INDIANAPOLIS — Sept. 28, 2010 — Good to excessive moisture across much of the Corn Belt, followed by the telltale signs of nitrogen deficiency, provides an excellent reminder about just how critical nitrogen is in corn production and may help explain why this year’s yields failed to meet expectations for some corn farmers.
“When dealing with a mobile nutrient like nitrogen, moisture will have a great deal of impact on what happens throughout the season,” says Sam Ferguson, field scientist with Dow AgroSciences. “Early yellowing of corn leaves this season told us nitrogen programs that would keep the corn well-supplied with nitrogen up through the grain fill period in a normal year were not as effective this year.”
But that doesn’t mean growers should consider fall a time to replenish nitrogen levels by applying additional nitrogen.
“Nitrogen isn’t a nutrient one can deposit in the soil and withdraw when needed, like a bank account,” Ferguson explains. “With nitrogen, we have the opportunity to reset the game every year.”
He says attempting to replace lost nitrogen simply loads up the system and leads to additional nitrogen losses and unnecessary expense. A better approach, Ferguson says, is to develop a plan for the next growing season. Making nitrogen stabilization a part of that plan can help reduce nitrogen lost to leaching and denitrification and ensure more nitrogen remains available to the corn plant during key growth stages next year.
He says now is an excellent time for growers to evaluate their fertility programs and make adjustments for this fall’s fertilization season. As a starting point, he reminds growers that nitrogen losses from fall-applied manure or anhydrous ammonia typically don’t happen during the fall or winter due to low soil temperatures, but instead occur during spring rains. This year’s early yellowing observations likely indicate premature nitrogen loss during an especially wet start to the growing season.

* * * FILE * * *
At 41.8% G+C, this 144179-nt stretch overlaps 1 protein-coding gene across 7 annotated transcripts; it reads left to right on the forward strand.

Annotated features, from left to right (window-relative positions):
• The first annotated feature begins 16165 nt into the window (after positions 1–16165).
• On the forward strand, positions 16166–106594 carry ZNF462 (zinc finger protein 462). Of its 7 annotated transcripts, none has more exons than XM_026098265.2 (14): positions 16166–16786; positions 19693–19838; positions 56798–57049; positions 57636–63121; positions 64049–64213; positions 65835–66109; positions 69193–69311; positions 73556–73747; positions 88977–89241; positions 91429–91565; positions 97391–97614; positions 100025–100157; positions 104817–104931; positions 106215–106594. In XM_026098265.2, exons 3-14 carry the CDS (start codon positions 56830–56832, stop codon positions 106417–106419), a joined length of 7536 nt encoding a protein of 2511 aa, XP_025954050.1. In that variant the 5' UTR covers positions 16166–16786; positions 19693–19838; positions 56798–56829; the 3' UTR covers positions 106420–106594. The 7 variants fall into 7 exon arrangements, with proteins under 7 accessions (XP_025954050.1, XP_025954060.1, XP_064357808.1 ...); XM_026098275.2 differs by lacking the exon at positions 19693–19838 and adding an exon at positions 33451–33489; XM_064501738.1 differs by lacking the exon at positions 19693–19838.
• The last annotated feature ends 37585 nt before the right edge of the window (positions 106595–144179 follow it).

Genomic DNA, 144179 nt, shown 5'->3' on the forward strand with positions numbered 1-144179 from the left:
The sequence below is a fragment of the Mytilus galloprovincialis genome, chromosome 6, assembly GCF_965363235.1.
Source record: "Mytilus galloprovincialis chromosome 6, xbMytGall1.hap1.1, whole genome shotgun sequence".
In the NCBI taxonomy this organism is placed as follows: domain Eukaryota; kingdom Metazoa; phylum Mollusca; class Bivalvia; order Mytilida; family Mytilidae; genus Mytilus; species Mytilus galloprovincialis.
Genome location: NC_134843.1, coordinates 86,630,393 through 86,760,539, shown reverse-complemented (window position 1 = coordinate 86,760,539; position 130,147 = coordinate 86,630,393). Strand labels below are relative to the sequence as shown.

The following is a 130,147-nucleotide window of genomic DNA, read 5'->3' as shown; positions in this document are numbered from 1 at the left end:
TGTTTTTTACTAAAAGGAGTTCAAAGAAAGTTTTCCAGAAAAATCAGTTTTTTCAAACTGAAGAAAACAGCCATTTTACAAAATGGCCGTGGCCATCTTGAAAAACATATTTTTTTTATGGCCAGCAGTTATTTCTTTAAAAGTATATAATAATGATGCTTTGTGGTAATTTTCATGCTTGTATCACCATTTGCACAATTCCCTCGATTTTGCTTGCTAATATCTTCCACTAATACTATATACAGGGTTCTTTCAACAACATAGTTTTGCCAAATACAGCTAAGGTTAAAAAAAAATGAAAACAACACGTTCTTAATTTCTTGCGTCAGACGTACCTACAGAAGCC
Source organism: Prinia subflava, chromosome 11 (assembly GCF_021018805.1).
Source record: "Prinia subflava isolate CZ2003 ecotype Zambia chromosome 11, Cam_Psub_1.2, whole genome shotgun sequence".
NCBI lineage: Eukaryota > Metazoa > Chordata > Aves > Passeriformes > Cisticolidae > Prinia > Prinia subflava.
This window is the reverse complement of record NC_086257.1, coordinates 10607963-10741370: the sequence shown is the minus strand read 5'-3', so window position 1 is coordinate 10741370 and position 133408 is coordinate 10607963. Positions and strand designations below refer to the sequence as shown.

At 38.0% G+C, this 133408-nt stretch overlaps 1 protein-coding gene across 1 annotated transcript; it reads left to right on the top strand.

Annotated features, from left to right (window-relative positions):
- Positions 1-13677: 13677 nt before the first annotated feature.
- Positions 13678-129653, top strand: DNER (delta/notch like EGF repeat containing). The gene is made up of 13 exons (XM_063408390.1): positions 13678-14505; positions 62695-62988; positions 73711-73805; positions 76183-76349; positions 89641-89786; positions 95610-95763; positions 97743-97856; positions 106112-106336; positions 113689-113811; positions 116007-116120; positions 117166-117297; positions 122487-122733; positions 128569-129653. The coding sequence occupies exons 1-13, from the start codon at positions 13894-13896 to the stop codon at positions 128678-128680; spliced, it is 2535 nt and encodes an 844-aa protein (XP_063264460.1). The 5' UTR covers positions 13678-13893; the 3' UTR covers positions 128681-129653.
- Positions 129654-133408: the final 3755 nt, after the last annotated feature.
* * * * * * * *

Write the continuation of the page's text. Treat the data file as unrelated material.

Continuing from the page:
“Think about what went right and what went wrong during 2010, and how you can improve your chances of success next year,” Ferguson advises.
The addition of a nitrogen stabilizer this fall, whether applying anhydrous ammonia or liquid manure, can be a big step in the right direction.
“Regardless of the fertilizer source, growers dedicate a great deal of resources — time, money, effort and hope — into the application process, and they need to be sure it will pay off.”
Nitrapyrin, the active ingredient in Instinct™ and N-Serve® nitrogen stabilizers, helps keep nitrogen at the root zone and available to the corn plant when it’s needed most. These are the only nitrogen stabilizers labeled by the U.S. Environmental Protection Agency (EPA).
Nitrogen stabilized with Instinct or N-Serve has helped to increase yields an average of 7 percent with fall-applied nitrogen and 5 percent with spring-applied nitrogen. Ferguson says that all anhydrous applications, whether fall-applied, spring preplant or sidedress, should be stabilized with N-Serve at the recommended label rates (see Table 1). N-Serve is the only nitrogen stabilizer proven to optimize yield potential when used with anhydrous.
Introduced in 2009, Instinct is an encapsulated form of nitrapyrin, and was specifically designed for use with liquid manure, UAN and dry fertilizer blends, protecting nitrogen just as N-Serve does with anhydrous. (See Table 2 for treatment recommendations.)